Victor has been playing video games for a long time, and enjoys sharing his knowledge and experiences to help other players.
As I crept in the tall grass to get close to a Starly, I loaded up a Poke Ball and waited for the right moment. When the Starly stopped moving, I threw the Poke Ball and managed to successfully catch Starly without alerting it to my presence.
Making the preparations to catch Starly in the wild made me feel like an actual Pokemon trainer. I'm supposed to be researching Pokemon, but I couldn't wait to catch more Pokemon and be the very best in my own way.
I was excited. The adrenaline was pumping. This felt like the Pokemon experience I had always imagined after seeing it on the TV shows. It may not be perfect, but it is the most immersive Pokemon experience I've ever had.
Pokemon Legends: Arceus puts you in the role of a boy/girl who has been thrown into the past, landing in the Hisui region before it became known as the Sinnoh region from Pokemon Brilliant Diamond/Shining Pearl.
You are found by Professor Laventon, who brings you to Jubilife Village to get your bearings and contribute to the Galaxy Survey Corps, who are in the Hisui region to learn more about Pokemon. You join the Survey Corps with only one real task that you know you have to complete: catch all the Pokemon.
The story feels similar to some of the earlier Pokemon Mystery Dungeon games. You are thrown into a new world, brought by a powerful being who wants you to try and solve the problems of the world you are in.
Fortunately, it doesn't take too long for you to get to the heart of the game, which is Pokemon research in the field. You are quickly introduced to catching Pokemon, gaining your first Pokemon partner and understanding what research tasks need to be completed.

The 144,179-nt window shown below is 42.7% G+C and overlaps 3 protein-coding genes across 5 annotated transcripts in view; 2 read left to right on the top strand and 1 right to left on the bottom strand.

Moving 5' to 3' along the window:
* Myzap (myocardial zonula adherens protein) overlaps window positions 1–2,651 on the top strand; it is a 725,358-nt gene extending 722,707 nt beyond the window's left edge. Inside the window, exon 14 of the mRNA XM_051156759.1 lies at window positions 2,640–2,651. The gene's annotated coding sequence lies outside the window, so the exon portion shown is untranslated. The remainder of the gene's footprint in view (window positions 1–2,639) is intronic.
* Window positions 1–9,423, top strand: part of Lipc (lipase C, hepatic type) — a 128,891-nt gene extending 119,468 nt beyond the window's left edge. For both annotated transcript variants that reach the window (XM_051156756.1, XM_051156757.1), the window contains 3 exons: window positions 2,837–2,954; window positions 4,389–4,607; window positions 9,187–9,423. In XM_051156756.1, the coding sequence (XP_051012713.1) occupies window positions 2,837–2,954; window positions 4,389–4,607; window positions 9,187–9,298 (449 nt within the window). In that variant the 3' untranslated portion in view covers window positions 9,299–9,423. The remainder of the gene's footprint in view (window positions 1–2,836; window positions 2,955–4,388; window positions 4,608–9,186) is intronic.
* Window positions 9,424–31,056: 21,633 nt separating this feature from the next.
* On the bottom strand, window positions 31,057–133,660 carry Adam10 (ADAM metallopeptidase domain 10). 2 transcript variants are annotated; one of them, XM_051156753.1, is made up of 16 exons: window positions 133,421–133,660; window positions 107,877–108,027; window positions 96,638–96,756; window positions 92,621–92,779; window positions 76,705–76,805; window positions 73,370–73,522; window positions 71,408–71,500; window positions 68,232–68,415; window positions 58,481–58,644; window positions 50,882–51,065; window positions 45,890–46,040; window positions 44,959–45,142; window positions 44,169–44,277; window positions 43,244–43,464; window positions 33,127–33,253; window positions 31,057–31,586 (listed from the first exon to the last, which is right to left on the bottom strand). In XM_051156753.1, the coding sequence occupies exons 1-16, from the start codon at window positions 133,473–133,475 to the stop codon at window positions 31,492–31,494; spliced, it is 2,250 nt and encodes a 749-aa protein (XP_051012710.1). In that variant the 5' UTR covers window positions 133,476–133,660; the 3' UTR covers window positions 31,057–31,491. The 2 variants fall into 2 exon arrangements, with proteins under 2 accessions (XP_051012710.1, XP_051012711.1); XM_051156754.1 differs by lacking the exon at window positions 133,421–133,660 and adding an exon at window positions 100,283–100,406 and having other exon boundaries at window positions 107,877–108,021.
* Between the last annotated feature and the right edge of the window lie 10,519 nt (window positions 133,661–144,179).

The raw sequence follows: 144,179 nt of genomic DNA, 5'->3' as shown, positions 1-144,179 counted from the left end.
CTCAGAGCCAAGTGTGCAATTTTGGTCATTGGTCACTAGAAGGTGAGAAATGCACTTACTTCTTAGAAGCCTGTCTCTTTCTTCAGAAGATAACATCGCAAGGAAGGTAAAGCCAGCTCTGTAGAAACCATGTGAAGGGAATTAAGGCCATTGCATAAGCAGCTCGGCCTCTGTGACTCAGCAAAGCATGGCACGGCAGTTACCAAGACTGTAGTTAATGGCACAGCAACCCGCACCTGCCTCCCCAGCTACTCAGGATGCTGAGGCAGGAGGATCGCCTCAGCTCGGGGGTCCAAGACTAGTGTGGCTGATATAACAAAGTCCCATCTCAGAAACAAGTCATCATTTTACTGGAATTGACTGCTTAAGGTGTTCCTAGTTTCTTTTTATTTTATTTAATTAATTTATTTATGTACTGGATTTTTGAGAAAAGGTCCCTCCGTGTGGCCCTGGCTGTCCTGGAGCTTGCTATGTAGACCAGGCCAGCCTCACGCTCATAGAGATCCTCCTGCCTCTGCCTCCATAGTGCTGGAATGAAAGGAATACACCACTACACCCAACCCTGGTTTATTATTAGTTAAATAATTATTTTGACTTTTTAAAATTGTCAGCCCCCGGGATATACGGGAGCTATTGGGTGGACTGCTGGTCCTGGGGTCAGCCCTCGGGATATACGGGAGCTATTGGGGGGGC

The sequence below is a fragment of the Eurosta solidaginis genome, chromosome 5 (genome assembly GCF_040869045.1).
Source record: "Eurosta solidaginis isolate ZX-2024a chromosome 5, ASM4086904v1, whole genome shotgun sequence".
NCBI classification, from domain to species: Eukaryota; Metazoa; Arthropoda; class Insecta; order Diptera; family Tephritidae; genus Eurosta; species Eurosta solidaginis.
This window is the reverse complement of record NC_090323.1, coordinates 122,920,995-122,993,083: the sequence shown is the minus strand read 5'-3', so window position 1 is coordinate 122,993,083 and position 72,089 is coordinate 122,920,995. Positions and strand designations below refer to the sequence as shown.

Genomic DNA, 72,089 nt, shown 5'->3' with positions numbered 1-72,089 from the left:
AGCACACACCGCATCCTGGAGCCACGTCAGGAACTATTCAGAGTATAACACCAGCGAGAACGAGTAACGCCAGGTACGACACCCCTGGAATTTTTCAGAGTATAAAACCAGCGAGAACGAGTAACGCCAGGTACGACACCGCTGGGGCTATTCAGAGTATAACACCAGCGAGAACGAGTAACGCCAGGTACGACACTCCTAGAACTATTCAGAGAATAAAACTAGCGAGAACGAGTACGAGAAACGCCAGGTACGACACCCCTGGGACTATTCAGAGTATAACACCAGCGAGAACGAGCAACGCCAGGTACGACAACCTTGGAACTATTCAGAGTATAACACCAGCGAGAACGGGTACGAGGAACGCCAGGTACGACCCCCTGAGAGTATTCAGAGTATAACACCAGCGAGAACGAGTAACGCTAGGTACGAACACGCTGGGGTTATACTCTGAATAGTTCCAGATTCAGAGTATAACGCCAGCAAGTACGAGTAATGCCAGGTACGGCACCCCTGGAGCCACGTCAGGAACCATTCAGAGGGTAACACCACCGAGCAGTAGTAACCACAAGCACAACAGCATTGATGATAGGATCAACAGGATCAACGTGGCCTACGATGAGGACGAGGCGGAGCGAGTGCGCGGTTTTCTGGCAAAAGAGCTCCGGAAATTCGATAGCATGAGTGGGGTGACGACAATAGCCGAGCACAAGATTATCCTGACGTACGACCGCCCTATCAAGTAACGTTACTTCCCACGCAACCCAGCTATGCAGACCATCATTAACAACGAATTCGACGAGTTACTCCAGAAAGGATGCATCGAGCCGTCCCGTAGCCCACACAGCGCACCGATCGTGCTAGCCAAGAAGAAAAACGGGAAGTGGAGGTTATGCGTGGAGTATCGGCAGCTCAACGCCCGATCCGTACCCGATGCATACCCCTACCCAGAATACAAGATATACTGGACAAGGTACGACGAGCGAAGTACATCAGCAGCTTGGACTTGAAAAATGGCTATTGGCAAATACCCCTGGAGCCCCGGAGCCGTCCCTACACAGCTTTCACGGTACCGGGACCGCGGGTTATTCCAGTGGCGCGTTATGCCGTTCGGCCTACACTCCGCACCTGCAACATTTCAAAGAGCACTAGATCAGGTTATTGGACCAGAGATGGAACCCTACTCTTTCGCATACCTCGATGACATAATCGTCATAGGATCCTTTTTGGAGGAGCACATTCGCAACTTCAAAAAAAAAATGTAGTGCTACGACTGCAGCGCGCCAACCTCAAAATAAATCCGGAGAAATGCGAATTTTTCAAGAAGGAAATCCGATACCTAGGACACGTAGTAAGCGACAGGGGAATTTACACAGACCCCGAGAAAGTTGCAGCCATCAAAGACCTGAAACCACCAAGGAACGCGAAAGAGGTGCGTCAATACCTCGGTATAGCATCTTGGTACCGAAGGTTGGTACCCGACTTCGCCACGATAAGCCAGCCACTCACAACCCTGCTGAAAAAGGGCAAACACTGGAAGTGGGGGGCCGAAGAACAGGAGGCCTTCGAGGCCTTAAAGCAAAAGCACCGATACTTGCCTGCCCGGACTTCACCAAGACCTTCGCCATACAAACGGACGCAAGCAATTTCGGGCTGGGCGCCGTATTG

Just like Pokemon Sword & Shield, you are able to encounter Pokemon in the environment and see them. Unlike traditional Pokemon games, you aren't just walking straight into a battle.
You are actively planning methods to capture Pokemon, laying out ideas and contingencies in case your original plan doesn't succeed. This is what Pokemon Legends: Arceus does best.
Catching Pokemon Is An Immersive Experience
In the standard line of games, as well as spin-offs like Pokemon Let's Go Pikachu/Eevee, you are encountering Pokemon, weakening them and then throwing a Poke Ball, capturing them to add them to your team or just to add them to your Pokedex.
It's a process that many players are used to, but the addition of interacting with Pokemon in an open-world setting brings a level of strategy that wasn't there in previous games, and really makes you feel like catching Pokemon is a difficult endeavor.
You can't always run up to Pokemon, some of them will run away. If some Pokemon spot you, they will attack. You have to make use of the environment to hide yourself and catch Pokemon, or use Berries as a distraction to get out of trouble.
While the tried-and-true Pokemon battling formula is still present (as a way to deal with particularly aggressive Pokemon), it's not the only option available to you, nor is it always the best option.
Read More From Levelskip
You also have some responsibility of your own while researching. Wild Pokemon attacks are capable of hurting you, and you can encounter strong Pokemon which you are not ready to deal with.
You will learn to dodge Pokemon attacks, run away and distract aggressive Pokemon when things get too dangerous.
If you take too much damage, you will faint and lose items, though you are brought back to the Village safely. But it really drives home the reality of actually meeting Pokemon in the wild, and adds a level of immersion about being careful as you would if you were encountering wild animals in real life.
It isn't just the immersive feeling of being an actual Pokemon professional that makes the game fantastic. It's also the focus on research, as well as making good use of the setting in the past.
You Have A Stronger Sense Of Community